Since Barty retired after her Australian Open win, 21-year-old Pole Swiatek has won six titles in a row, establishing herself as the number one.

She has won 9 finals in a row in straight sets.

There are a lot of young people hoping to make a mark outside Swiatek.

The 19-year-old will get most of the attention since she won the US Open last year.

In the fourth round of Wimbledon, she was forced to retire due to breathing difficulties, after she was knocked out in the first round.

Coco Gauff plays a forehand volley in the Berlin Open
Coco Gauff is at a career-high 12th in the world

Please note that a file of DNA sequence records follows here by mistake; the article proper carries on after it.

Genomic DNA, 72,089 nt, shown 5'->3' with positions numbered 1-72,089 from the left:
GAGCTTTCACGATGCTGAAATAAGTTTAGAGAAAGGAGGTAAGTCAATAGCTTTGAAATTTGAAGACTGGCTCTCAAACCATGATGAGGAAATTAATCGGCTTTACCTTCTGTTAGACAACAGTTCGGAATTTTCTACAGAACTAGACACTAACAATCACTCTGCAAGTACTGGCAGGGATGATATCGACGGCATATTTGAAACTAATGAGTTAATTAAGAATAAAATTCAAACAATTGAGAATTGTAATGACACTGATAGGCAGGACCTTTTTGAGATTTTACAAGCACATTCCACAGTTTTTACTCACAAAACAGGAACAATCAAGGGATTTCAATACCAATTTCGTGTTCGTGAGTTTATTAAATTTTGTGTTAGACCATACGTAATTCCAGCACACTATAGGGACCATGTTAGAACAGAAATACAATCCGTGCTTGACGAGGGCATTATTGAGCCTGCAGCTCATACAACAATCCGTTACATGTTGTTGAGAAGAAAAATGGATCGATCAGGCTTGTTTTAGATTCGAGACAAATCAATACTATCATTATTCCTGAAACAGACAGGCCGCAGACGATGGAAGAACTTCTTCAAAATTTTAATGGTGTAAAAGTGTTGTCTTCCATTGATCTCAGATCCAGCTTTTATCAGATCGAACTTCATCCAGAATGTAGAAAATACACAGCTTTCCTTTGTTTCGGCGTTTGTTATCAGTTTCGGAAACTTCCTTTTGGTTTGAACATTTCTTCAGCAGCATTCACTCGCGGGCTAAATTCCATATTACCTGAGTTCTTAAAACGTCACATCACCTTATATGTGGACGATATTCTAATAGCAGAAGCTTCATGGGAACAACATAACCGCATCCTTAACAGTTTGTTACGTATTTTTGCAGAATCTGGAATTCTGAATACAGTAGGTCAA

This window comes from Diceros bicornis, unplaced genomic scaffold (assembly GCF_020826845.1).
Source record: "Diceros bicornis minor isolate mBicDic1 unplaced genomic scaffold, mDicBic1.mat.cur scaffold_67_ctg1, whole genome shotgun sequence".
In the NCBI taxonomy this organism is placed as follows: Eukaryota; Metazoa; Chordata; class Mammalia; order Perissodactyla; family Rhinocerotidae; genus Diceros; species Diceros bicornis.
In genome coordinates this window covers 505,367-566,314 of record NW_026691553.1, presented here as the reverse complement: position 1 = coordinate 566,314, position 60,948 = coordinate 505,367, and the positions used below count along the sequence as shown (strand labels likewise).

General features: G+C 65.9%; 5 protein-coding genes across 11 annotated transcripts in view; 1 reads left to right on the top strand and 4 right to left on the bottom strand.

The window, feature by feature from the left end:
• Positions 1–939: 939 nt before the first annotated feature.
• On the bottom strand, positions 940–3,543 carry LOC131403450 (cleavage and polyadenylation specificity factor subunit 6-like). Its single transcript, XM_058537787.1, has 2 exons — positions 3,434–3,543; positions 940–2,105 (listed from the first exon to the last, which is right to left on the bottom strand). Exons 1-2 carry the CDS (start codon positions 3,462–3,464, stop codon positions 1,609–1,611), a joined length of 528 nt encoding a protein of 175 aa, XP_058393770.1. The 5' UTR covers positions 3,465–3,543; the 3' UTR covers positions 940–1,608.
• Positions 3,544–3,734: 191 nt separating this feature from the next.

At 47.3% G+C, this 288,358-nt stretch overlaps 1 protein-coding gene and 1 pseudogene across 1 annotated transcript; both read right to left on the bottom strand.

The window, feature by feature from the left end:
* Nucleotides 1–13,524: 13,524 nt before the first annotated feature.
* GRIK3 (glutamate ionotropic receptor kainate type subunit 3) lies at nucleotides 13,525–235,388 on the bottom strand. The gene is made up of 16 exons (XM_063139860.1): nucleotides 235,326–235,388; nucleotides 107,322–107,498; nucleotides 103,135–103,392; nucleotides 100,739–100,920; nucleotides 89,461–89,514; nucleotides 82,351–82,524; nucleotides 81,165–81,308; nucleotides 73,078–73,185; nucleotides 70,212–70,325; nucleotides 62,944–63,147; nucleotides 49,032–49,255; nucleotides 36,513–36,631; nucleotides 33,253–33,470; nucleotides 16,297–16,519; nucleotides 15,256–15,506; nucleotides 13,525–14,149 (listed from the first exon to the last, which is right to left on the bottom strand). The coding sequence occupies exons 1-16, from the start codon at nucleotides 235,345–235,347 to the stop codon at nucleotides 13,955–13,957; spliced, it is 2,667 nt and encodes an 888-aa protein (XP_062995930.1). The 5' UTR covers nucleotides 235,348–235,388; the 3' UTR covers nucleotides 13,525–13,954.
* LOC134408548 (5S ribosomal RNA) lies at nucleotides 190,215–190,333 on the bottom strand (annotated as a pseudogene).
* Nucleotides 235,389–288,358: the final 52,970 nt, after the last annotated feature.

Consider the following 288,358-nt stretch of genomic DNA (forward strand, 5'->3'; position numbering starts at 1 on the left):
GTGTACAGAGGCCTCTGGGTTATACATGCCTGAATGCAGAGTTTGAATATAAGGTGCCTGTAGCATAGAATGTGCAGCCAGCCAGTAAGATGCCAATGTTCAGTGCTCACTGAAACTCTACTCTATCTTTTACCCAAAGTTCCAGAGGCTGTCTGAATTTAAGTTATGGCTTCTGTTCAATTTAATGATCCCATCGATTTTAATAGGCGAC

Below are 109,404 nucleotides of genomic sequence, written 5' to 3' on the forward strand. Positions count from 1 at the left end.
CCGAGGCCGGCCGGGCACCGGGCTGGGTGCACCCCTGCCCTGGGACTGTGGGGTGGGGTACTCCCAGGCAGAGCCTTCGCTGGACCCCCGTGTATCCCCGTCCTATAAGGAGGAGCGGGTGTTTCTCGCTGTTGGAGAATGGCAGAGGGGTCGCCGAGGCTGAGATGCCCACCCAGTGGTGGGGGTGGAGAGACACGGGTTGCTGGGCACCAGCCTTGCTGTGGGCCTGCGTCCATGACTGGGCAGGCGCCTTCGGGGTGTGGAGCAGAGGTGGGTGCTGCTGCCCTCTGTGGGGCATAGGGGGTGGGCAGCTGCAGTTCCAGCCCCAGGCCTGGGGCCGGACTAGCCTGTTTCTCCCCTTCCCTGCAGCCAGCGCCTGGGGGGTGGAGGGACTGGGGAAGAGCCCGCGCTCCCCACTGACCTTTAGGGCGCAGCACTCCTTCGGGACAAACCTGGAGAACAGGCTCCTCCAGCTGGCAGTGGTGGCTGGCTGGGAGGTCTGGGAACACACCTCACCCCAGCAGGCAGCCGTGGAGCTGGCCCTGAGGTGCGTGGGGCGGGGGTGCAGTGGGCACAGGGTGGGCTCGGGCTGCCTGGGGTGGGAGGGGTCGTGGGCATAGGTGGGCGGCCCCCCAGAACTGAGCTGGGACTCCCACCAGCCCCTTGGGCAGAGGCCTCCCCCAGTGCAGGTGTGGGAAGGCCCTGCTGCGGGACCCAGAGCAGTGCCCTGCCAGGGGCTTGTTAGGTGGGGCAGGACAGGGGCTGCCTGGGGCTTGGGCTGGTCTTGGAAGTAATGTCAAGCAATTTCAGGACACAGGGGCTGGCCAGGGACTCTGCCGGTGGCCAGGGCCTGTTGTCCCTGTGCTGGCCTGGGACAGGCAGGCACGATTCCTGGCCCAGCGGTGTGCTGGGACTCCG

When she was a 15-year-old, Coco Gauff became the youngest player to reach the fourth round at Wimbledon. The American reached the same stage last year.

The only player to take a set off Swiatek was Chinese 19-year-old Zheng, who fought back from 5-2 down in the first set and saved five set points. This will be her first time at Wimbledon.

Bianca is a player who may go under the radar due to her injuries.

The Canadian contemplated retiring from the sport last year and delayed the start of her season because of mental health issues.

She had only won one tour-level grass-court match before this year but it would be great to see her climb back up the rankings.

Leylah Fernandez, a Canadian who lost in the US Open final, has a stress fracture in her foot.

Zheng Qinwen
Zheng Qinwen beat Simona Halep at the French Open before losing to eventual champion Iga Swiatek